I now treat email as if it was physical mail. I think about it in the same ways and I action it as if it was a physical letter.

This realisation translates into a few basic rules:

writing and sending email

  1. Writing email is a distinct and separate act. I can write email whenever I like – just like a letter – and I don’t have to look at the rest of my unopened mail to do so. Writing email is not dependent on any other task or action.
  2. I don’t have to send email right away. I can send it whenever I like. In fact, if I have a few emails (letters) that I have written, I can send them all at once by gathering them together and taking a walk to the local post box. The digital equivalent of this is drafting an email in something like TextEdit and then saving it, getting back to what I was working on before and waiting until the time arrives that I have set aside to deal with all my email at once (see below).
  3. Since I can’t control when a letter gets delivered and I have no idea when the recipient will get around to reading that letter, I shouldn’t expect an immediate reply. Letter writing and delivery and having the letter read is an asynchronous activity. It can take time and it involves more than one person who autonomously makes decisions about how they work with their letters. Email is also an asynchronous activity that also involves more than one person making decisions about their own workflow.
  4. Which means: I don’t use email for urgent matters. If I need to get in contact with someone else quickly, I use some other method that will reach them then and there. The test for whether it is important or not is this: If it is that urgent that it can’t wait, it had also better be that important that it warrants me deliberately interrupting someone else’s attention. Since I hate other people interrupting me with non-urgent requests, I make sure I don’t do it to others.
  5. I send the least amount of email I possibly can. If I want to ask a colleague something and it can wait, instead of writing an email I’ll jot down the question in a notebook and the next time we bump into each other I’ll ask the question then. Writing the question down gets it out of my head (which has its own benefits) and not sending email in the first place reduces the overall volume I have to deal with.

reading and answering email

  1. Reading email is a distinct and separate act. I can read email whenever I like – just like a letter. It makes sense, then, to be in the right frame of mind and have some dedicated time to reading email. Since I don’t know in advance what my email might contain, I deliberately set aside some time to thoughtfully read and respond. Therefore:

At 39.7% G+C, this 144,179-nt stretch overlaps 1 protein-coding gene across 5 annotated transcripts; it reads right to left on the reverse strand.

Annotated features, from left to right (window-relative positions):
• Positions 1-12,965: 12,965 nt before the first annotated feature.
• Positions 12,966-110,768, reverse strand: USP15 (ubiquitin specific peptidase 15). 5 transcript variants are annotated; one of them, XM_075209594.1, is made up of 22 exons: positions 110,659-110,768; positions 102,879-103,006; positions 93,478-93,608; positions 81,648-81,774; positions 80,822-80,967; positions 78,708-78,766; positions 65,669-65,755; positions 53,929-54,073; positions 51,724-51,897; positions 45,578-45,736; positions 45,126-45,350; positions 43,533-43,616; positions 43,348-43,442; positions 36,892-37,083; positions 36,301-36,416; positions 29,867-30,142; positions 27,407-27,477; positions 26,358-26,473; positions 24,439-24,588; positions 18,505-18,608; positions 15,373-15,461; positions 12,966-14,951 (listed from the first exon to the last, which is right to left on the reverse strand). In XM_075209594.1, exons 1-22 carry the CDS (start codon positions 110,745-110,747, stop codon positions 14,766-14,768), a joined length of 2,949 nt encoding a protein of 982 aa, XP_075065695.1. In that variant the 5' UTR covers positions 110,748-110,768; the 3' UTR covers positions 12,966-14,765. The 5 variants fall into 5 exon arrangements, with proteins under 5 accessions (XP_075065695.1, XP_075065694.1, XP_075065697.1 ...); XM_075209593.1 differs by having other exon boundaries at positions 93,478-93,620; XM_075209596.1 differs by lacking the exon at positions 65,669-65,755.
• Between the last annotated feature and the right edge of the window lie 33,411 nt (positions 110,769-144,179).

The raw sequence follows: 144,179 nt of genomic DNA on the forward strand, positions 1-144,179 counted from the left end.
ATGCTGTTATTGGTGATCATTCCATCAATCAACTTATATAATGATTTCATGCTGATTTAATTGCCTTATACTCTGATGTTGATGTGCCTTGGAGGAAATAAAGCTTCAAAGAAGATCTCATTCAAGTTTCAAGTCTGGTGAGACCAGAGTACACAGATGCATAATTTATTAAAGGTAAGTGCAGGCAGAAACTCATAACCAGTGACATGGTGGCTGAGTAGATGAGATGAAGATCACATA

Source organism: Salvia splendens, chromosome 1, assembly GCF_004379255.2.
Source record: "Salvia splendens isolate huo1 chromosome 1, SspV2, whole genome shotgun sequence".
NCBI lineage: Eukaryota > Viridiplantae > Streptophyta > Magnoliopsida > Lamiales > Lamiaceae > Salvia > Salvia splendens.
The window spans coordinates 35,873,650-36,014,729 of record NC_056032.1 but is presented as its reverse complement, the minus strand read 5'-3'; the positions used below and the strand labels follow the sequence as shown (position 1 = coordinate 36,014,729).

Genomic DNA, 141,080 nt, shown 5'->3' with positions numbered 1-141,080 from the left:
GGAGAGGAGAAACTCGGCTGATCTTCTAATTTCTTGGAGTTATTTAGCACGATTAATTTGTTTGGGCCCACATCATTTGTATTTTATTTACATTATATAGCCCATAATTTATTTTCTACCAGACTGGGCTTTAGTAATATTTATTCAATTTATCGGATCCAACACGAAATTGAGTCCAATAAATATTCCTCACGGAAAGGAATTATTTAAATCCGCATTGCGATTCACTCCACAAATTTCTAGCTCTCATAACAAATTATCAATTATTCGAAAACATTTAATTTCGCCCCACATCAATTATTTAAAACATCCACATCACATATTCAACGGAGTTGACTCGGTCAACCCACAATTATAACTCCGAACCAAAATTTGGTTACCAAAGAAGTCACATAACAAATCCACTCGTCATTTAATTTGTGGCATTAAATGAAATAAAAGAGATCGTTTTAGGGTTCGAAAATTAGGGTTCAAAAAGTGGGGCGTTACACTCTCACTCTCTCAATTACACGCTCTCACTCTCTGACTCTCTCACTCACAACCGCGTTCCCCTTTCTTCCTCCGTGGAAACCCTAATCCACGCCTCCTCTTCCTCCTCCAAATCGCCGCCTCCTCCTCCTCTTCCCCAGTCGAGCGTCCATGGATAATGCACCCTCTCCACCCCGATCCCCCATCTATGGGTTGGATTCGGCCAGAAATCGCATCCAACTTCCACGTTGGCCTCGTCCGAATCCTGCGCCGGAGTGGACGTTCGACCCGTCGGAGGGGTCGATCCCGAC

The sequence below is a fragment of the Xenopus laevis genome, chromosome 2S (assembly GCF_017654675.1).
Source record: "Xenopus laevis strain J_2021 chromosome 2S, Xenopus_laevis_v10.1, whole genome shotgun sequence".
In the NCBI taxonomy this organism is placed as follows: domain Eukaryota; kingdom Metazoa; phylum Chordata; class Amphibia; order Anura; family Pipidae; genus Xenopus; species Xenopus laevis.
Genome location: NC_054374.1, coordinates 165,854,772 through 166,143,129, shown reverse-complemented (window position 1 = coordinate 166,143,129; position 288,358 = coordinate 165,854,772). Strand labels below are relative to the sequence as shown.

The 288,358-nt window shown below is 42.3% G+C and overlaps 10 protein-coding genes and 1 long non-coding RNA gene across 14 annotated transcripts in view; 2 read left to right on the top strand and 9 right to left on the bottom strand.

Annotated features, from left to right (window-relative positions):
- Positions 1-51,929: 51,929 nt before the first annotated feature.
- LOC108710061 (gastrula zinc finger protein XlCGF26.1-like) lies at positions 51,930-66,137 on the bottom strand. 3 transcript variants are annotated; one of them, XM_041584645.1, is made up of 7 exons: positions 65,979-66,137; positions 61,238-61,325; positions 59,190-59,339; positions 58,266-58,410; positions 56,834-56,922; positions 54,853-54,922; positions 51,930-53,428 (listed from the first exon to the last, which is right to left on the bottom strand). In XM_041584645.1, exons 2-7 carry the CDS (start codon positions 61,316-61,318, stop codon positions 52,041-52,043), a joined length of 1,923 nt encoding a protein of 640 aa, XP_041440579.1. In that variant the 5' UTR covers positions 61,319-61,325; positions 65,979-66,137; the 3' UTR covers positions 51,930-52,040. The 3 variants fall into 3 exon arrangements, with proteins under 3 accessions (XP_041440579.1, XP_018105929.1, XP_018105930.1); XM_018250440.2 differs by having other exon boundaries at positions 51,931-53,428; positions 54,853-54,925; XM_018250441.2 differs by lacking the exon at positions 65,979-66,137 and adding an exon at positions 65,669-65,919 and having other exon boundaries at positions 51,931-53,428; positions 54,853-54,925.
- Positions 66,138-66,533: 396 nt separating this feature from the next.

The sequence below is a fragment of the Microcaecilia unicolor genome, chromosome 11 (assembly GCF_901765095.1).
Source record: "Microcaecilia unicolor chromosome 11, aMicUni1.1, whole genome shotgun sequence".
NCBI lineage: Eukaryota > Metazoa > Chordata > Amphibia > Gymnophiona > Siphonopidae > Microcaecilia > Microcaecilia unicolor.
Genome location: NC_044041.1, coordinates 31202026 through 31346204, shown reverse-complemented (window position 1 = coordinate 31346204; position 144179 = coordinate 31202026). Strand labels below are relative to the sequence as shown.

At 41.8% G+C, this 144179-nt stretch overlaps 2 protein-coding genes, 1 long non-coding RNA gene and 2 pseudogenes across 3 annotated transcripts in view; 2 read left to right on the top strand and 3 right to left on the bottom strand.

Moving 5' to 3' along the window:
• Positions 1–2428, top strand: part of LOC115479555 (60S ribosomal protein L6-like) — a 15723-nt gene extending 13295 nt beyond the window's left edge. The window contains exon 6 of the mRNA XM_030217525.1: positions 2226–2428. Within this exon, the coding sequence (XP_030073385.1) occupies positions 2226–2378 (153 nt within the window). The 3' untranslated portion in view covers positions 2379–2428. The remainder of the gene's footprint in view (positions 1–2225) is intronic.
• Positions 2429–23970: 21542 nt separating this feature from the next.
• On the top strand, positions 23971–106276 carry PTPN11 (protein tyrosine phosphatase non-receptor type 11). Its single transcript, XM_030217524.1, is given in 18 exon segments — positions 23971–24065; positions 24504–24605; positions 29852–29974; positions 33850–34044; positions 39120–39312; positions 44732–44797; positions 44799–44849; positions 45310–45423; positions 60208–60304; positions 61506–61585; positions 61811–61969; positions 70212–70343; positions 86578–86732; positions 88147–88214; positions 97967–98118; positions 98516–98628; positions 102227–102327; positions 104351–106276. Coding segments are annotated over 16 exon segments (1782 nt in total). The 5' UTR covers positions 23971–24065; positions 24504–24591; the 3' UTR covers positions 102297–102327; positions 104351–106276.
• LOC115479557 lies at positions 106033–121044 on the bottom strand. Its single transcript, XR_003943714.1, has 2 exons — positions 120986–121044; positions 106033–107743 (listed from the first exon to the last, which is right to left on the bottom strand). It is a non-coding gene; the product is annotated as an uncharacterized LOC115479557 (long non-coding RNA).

2. Just like physical mail, I batch process my reading and responding to email.
  3. Since email is an asynchronous method of communication, it is unreasonable for others to expect me to read it as soon as they send it. Just because the act of sending is instantaneous, that doesn’t mean that I open my email client (the equivalent of walking down to the letter box or post office to see if anything has arrived) at the start of the day and then keep getting up from my work to go down and check it multiple times during the day.
  4. I check email once per day. At 2pm. This is known as the #2pmProject. If you are interested in seeing how a few of us use this, you can do a #2pmProject search on Twitter.
  5. To send or respond to email generally means more email comes back towards me so if email doesn’t need a response, I don’t respond. For example, if a departmental email comes around asking for people to volunteer for a particular committee and I can’t accept, I don’t respond with a “Sorry, I can’t do it and here’s my excuse” email, I just simply don’t respond at all. The writing of the excuse email is a waste of my time and the recipient doesn’t want to know why I can’t do it, they just want to know who can do it.

Reconceptualising email as a physical object has helped me to understand how it is that email flows towards me and how it moves away from me. It also highlights the important role that I play in managing, reducing or increasing that flow. By mentally adding ‘timing’ to each stage of the email process I now think about it not as something that is urgent and has to be done right now, but something that can be slotted into my day at a time that is right for me and my workflow.

If you find yourself struggling with email and feel that you are always reacting to email and not getting anything done, take a moment to re-imagine email as a physical object and ask yourself the following question:

What would happen if I waited to deal with email at a time that suited me?